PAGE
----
Pipeline installation without getting wet
When the Vesterled gas pipeline to the UK was connected to the Heimdal platform late this summer, all the protective clothing the divers working 120 metres under the sea needed was a boilersuit. They were, albeit, surrounded by a solid habitat, which had been specially developed to repair pipelines running across the seabed.
Well before the Vesterled operation itself took place on the seabed, the divers had trained for their tasks in a vast hangar at Killingøy, just outside Haugesund on the Norwegian west coast. The operation required 15 divers working for a month, and the job was tough.
A 95-meter-long L-shaped intersection had to be attached from the Heimdal platform to the Vesterled pipeline, and a junction between the Frigg pipeline and the Vesterled pipeline had to be installed from the British side. In addition, the new pipeline had to be welded together with the old Frigg pipeline around 60 km from Frigg.
The habitat equipment used during the undersea installation is part of an advanced system for repairing seabed pipelines, called the Pipeline Repair System (PRS). Briefly, the habitat consists of a steel box which is placed over the pipeline. The water is forced out of the box by pumping in a mixture of helium and oxygen. Divers go in to prepare the equipment, and the actual welding is controlled from the surface by the mother ship.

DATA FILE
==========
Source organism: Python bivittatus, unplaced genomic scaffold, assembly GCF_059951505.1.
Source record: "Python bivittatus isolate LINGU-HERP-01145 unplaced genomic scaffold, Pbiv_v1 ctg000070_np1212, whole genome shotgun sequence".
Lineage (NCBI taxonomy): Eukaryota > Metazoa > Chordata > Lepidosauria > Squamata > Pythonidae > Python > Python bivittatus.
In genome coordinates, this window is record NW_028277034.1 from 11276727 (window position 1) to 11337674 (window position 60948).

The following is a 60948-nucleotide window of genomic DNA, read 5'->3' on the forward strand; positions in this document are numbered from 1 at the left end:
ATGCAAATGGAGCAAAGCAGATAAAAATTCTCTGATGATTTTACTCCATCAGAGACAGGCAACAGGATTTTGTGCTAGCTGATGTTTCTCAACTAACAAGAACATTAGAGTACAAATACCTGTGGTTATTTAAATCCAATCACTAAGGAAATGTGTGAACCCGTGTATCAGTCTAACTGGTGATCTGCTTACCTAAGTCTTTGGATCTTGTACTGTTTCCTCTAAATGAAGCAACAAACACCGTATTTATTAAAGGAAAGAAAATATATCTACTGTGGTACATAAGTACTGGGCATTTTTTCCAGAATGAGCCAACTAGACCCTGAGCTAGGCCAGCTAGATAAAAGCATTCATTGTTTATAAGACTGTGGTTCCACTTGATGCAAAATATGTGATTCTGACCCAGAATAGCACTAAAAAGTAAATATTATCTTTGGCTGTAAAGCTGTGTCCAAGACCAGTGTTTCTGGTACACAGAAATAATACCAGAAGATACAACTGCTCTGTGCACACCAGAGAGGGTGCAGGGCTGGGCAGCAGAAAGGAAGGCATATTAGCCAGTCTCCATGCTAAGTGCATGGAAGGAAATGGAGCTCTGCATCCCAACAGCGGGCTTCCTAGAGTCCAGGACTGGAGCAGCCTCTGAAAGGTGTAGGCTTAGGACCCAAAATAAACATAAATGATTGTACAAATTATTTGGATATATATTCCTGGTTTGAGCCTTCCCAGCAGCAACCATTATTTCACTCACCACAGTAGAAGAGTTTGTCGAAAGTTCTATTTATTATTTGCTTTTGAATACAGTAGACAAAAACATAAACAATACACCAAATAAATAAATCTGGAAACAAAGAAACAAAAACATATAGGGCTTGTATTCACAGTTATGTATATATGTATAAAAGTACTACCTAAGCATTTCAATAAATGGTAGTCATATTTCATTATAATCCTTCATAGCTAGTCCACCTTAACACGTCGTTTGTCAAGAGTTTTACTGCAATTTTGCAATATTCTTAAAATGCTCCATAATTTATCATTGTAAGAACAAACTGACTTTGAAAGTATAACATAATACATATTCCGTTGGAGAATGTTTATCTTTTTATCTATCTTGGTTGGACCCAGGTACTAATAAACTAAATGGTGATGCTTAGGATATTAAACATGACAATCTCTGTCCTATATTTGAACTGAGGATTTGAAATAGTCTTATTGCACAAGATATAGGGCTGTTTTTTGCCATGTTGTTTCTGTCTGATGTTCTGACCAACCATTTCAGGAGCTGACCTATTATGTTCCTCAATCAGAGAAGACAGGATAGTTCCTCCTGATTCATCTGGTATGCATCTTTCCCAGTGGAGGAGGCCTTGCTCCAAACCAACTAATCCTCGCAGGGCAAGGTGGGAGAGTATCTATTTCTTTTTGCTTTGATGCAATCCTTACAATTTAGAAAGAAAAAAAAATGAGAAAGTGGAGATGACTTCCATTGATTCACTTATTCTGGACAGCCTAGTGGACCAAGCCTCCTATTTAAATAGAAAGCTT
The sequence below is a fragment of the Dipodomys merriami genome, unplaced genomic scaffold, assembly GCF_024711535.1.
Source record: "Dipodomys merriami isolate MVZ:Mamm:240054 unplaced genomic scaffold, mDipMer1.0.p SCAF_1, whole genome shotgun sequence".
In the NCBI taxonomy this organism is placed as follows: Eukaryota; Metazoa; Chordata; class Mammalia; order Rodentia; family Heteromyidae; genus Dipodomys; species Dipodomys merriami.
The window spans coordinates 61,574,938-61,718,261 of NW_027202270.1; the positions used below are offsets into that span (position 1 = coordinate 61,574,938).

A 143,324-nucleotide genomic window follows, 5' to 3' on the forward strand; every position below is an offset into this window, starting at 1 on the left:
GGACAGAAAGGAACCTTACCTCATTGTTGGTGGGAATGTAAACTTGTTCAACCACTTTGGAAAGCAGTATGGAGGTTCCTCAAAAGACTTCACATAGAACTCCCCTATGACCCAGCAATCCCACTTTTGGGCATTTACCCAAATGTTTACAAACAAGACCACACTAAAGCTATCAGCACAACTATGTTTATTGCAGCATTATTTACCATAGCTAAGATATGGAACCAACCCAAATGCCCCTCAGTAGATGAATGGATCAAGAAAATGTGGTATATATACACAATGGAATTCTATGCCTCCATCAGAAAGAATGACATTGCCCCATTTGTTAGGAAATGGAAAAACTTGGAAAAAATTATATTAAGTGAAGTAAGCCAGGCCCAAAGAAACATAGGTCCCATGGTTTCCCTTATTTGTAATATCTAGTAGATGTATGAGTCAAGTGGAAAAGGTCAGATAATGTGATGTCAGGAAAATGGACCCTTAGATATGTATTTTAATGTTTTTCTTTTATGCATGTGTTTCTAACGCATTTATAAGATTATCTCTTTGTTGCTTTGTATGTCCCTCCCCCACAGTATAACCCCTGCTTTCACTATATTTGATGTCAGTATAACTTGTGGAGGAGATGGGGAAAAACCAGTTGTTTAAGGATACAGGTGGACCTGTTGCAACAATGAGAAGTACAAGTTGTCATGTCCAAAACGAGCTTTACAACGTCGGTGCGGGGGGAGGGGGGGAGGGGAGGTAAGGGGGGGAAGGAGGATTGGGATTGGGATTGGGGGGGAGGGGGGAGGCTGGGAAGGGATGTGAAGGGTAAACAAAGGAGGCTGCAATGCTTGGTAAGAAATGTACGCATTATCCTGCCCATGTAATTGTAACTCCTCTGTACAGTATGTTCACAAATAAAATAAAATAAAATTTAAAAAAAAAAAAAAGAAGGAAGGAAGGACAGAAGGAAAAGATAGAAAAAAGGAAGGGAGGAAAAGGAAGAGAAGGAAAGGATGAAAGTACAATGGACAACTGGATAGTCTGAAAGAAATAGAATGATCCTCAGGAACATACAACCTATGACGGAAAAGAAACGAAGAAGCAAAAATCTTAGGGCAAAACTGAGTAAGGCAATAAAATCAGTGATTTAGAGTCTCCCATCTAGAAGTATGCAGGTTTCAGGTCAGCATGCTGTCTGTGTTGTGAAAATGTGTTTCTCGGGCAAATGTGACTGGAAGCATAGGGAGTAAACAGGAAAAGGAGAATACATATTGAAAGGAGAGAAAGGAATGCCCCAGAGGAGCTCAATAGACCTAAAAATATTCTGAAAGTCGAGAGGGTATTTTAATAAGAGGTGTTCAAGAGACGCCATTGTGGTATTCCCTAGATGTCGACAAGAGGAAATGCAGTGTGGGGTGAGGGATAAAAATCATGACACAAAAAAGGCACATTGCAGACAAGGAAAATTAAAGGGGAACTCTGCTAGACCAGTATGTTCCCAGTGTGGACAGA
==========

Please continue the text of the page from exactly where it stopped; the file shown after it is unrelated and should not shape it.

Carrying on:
Two divers can work inside the habitat, while a rescue diver is ready for action in a diving bell. Previously the divers themselves had to carry out the welding operation, but now they just install the equipment and do small jobs which it is not worth doing by remote control. The divers work for 14 days, with the next five days being spent in decompression.
Improved emergency response
The habitat solution has been developed in two phases. First in the 1980s in connection with the installation of the Oseberg Transport System (OTS) in the North Sea. Since then the system has been in regular use, including during recent pipeline laying operations in the North Sea. Statoil has used the equipment on all its major pipeline systems.